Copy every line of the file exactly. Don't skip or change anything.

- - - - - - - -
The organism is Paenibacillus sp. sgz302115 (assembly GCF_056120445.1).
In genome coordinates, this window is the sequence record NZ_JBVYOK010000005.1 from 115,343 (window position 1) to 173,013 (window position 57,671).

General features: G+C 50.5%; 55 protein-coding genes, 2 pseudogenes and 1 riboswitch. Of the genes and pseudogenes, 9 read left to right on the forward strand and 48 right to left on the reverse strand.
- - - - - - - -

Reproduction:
The organism is Paenibacillus sp. sgz302115 (assembly GCF_056120445.1).
In genome coordinates, this window is the sequence record NZ_JBVYOK010000005.1 from 115,343 (window position 1) to 173,013 (window position 57,671).

General features: G+C 50.5%; 55 protein-coding genes, 2 pseudogenes and 1 riboswitch. Of the genes and pseudogenes, 9 read left to right on the forward strand and 48 right to left on the reverse strand.